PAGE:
A typical Japanese candlestick depicts the price activity of a currency pair within a unit period in a specific time frame. But that’s not all it does. A candlestick tells the story of the battle between buyers and sellers. And what’s more? Some traders have identified candlestick patterns they use to predict where the price is going next on the forex chart.
In this lesson, we’ll discuss single candlestick patterns in forex and what they mean. And right off the bat, the patterns we’ll be talking about are:
These two sets of candlestick patterns are some of the most popular among the single candlestick patterns in forex.
Hammer and Hanging Man are popular candlestick patterns many traders use to form the basis of their technical analysis. Both candlestick formations appear as a candle with a small body at the top and a wick at the bottom two or three times longer than the previous candle’s body. There is no wick above the body, and the color of the body is not essential. What matters is the nature of the trend in which the candlesticks appear.
The Hammer and the Hanging Man candlestick patterns look identical but occur in opposite conditions and give opposite trade signals.
The Hammer candlestick pattern appears during a bearish trend. And when it appears, the market will likely reverse and start rising. Hence, it is a bullish candlestick pattern. Conversely, the Hanging Man appears during rising markets. And when it does, the market is likely about reverse to the downtrend. That’s why it is a bearish candlestick pattern.
In the image below, the hanging man forms at the end of an uptrend, signifying a weakened buyer’s pressure and a potential price reversal.
The hanging man depicts a scenario where sellers gather much momentum to push prices down, giving rise to a long wick beneath. However, the residual effect of the buyers pushes the closing price back up close to the opening price level. This informs us of a weakening buyer pressure and an increased seller pressure.
On the other hand, when the same candlestick pattern appears at the end of a downward trend, it is called a bullish hammer pattern, and it indicates a weakening seller’s pressure. The name “hammer” derives from the notion that the market is hammering out a bottom, and a bullish trend could potentially set in. The image below depicts a hammer candlestick pattern.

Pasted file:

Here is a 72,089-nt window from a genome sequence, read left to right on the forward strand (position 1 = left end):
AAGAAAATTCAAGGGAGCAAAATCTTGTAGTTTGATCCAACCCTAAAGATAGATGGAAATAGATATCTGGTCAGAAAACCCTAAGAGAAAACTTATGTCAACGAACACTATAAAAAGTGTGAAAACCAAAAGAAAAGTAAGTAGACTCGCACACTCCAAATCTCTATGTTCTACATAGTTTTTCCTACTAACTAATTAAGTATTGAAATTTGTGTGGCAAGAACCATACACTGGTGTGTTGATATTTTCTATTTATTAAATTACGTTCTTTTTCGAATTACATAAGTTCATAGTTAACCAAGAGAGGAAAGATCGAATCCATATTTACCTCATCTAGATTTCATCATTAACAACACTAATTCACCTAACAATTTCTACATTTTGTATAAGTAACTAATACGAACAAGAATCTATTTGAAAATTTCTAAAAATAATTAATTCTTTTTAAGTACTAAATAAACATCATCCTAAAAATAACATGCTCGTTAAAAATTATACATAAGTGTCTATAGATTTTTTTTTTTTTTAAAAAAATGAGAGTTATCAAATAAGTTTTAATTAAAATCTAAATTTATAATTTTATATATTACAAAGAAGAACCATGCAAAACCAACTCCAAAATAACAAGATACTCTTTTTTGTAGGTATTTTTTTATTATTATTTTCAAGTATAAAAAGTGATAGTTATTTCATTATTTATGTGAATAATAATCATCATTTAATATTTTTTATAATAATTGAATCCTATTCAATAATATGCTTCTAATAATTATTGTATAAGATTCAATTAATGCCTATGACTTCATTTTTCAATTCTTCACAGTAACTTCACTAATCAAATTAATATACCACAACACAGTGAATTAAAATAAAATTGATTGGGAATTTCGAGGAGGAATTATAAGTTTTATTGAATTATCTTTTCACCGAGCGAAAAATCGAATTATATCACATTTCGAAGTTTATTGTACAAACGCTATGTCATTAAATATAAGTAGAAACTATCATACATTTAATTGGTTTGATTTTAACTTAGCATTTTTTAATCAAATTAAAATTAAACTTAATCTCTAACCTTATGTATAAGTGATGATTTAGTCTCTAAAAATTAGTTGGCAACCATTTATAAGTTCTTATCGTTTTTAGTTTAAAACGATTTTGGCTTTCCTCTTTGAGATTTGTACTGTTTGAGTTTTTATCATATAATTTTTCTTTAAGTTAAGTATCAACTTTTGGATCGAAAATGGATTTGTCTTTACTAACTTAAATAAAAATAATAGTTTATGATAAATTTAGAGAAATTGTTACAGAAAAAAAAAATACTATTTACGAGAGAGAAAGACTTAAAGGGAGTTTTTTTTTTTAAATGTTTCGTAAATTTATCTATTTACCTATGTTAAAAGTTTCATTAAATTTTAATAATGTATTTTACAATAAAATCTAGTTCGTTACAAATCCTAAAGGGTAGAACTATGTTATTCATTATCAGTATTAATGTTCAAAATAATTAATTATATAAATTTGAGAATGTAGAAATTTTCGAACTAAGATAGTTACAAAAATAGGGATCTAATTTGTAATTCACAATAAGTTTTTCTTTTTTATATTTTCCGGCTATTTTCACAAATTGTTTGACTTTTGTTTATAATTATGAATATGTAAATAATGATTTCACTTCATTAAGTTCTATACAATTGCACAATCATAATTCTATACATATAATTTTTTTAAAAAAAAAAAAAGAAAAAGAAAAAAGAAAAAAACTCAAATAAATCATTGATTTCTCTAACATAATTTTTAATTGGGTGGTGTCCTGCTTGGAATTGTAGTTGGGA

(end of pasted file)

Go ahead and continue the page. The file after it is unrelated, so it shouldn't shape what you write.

The hammer candlestick pattern shows strengthening buyers’ pressure, which was able to close the price above the open level after the sellers drove the price down, resulting in the long wick beneath the body.
IMPORTANT: Remember, just because you see just a hammer form in a downtrend doesn’t mean you automatically place a buy order! More bullish confirmation in the first and second candle after the hammer is needed before it’s safe to pull the trigger.
With our knowledge so far, there are some rules you need to take into account to quickly spot a hanging man or a hammer candlestick pattern on candlestick charts:
Similar to the candlestick patterns we already discussed, the Inverted Hammer and Shooting Star patterns are important single candlestick patterns commonly used by traders in their technical analysis. Again, the Inverted Hammer and Shooting Star also look identical. The difference lies in the trend in which the candlesticks form.
Both candlestick patterns appear as a candle with a small body at the bottom and a long upper shadow at the top (two or three times longer than the body). There is no lower shadow below the body, and the color of the body is not essential. The only difference between the two candlestick patterns is whether they are in a downtrend or uptrend.
An Inverted Hammer is a bullish reversal candlestick pattern that appears when prices fall and indicates that the downtrend selling pressure may have reached a trough and that prices could reverse upwards. An Inverted Hammer signals a buying opportunity.
The image below depicts the Inverted Hammer candlestick pattern. Observe how it forms after a downtrend.
The pattern suggests that while sellers still managed to push down the price, forming the long wick, buyers’ pressure started to gain traction, causing the candle to close higher than it opened. This scenario suggests that the sellers’ momentum is weakening, and buyers may soon begin to have their way.
A Shooting Star is a bearish reversal candlestick that appears when prices rise, indicating that the uptrend may have peaked and that prices could reverse downwards. A Shooting Star signals a selling opportunity and is very similar to a Doji candlestick pattern.
Consider a Shooting Star bearish candle pattern in the image below.
Observe that the shooting star forms after an uptrend, leading to a potential downtrend. This shows that buyers tried to push the price high up, signified by the long wick, but sellers won the shift by pushing the close lower than it opened.
While the single candlestick patterns portray the pattern of price movement within a specific time frame and could help predict future market sentiment, you must confirm your bias with other helpful technical analysis and tools before trading. In addition, always wait for two candlesticks to form after your single candlestick pattern before deciding what next step to take.
Can you spot the Hammer, Hanging Man, Inverted Hammer, and Shooting Star candlestick patterns on your own now? The image below summarizes the four single candlestick patterns we discussed in this lesson and the context of their occurrences.
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